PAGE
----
“What we are experiencing now is temporary and will hopefully be (a) memory soon,” Qamhia added.
Jeff Roesler, associate head for Graduate Affairs and CEE professor
Q: How did you gear up for this semester?
A: “I personally began planning for the freshman (course), CEE 198: Project-based Intro to CEE, during the summer,” he said.
“We knew we would (have) students remote — in (the) U.S. and around the world — and in person,” Roesler added. “We wanted this class (to) still be highly interactive, still have adventuresome field trips, (be) team-project oriented and continue with mentoring our freshman toward what civil and environmental engineers do and help them imagine what they will do in the future.”
Q: How have faculty been reframing their courses in light of the pandemic?
A: “Faculty have embraced the challenge whether it is (a) fully online, in-person only or hybrid model,” Roesler said.
“In my CEE 198 class, I teach to a class of 30 students in person while this lecture is concurrently livestreamed through Echo360 to another class downstairs of 40 students,” he added. “Finally, we are connected live with Zoom to the 30 students remotely joining throughout the world, (which is a) class of about 100 students total.”
Q: What’s your words of wisdom for navigating this semester?
A: “Be patient with the new format and changes that are being implemented,” Roesler said. “Somethings will work well and others will need adjustments, but we are all committed to maximize student learning in this current environment the best we can.”
“Engineers must continually adapt their thinking and tools to the changing needs of the world,” he added, “so this unfortunate pandemic has also enabled a lot of innovation to penetrate rapidly into higher education and make both professors and students more comfortable with the hybrid environment.”
Al Valocchi, CEE interim head and professor
Q: What’s been the hardest part of this semester?
A: “This fall semester is bringing many challenges for me and all CEE faculty as we aim for excellence in our research and teaching,” Valocchi said. “My current graduate students and I made the transition to fully remote meetings over the summer. Since our research is primarily computational, we are fortunate that we do not need access to laboratory facilities.”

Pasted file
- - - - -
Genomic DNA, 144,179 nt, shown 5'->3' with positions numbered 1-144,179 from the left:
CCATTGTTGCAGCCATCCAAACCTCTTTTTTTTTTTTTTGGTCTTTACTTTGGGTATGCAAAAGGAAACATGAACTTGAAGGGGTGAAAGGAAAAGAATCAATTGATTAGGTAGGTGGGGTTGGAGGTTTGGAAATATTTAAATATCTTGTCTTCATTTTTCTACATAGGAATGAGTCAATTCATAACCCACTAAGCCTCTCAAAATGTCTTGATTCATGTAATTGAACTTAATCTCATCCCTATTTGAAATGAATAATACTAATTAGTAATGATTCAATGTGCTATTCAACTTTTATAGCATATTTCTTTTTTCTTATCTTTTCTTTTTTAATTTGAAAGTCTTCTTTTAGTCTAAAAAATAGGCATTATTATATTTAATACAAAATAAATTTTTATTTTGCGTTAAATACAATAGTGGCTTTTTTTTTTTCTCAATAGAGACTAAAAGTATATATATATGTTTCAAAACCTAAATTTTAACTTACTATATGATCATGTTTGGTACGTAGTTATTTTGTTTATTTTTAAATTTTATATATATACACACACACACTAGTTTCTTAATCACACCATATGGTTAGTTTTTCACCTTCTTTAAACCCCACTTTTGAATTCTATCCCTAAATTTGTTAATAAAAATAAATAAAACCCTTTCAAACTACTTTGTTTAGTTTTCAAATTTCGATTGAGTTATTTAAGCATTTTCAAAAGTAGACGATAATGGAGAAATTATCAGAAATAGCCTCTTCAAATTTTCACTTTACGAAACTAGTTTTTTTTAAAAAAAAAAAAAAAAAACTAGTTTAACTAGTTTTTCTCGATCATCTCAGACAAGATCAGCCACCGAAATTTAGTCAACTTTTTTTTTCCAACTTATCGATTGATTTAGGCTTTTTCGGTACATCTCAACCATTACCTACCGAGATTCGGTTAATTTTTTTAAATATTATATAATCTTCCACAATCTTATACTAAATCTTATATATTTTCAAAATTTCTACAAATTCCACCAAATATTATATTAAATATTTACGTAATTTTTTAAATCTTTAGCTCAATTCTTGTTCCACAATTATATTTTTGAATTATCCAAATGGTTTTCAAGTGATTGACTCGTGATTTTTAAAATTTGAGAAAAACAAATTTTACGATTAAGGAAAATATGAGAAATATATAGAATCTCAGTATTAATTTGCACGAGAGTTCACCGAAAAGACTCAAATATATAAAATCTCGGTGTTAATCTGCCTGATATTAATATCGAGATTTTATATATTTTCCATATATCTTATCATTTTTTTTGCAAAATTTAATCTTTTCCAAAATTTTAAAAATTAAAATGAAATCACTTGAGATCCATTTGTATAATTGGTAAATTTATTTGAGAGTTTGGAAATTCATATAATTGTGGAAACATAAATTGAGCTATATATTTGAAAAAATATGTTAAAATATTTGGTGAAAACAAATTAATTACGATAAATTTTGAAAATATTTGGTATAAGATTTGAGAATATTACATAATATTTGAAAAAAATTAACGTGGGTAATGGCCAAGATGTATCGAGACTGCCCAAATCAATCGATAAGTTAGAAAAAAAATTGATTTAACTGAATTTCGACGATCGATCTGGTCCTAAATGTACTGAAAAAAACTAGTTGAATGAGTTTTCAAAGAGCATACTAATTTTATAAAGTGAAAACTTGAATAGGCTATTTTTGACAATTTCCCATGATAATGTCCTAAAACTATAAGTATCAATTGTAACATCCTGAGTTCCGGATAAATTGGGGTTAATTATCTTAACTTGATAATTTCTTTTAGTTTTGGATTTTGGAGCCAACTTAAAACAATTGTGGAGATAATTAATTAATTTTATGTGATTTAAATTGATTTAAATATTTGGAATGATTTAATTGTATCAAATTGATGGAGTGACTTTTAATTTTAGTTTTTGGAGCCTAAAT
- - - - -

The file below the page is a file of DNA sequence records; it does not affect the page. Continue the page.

Q: What are some of the challenges you’re facing in teaching?
A: “I teach CEE 457: Groundwater,” Valocchi said. “Fortunately, I had been teaching this class for remote asynchronous students for close to 15 years.”
“However, there are some big differences and challenges this semester,” he added. “I have three types of students, (including) in-person students sitting socially distanced apart in room 2311 (of) Newmark; remote synchronous students, who will connect through Zoom; and remote asynchronous students who will view the recorded lectures and classroom discussions.”
“The main issues I am working on are the first two groups,” Valocchi said. “How do I foster interactions with the in-person students during the lecture, and how do I engage the remote synchronous students?”
“I worked this summer with my TA (teaching assistant) to develop some strategies,” he added,” but to be honest, I am still working on these issues.”
Q: How have you seen your staff step up in big ways during this unique time?
A: “Our campus, college and department worked very hard this summer to prepare for instruction this semester,” Valocchi said. “I am overwhelmed by the response of our faculty, and it is heartening to see them work so hard to ensure the students have a rich educational experience.”
Q: What’s your advice to faculty and students for handling this semester?
A: “Well, I would say be flexible, have realistic expectations, and be willing to learn from mistakes and adapt and adjust,” Valocchi said. “Also use this unusual semester as an opportunity to think out of the box and take some risks in your teaching and research.”
“Keep a positive attitude,” he added, “and focus on what you can control. Above all — stay safe and follow all the rules and regulations.”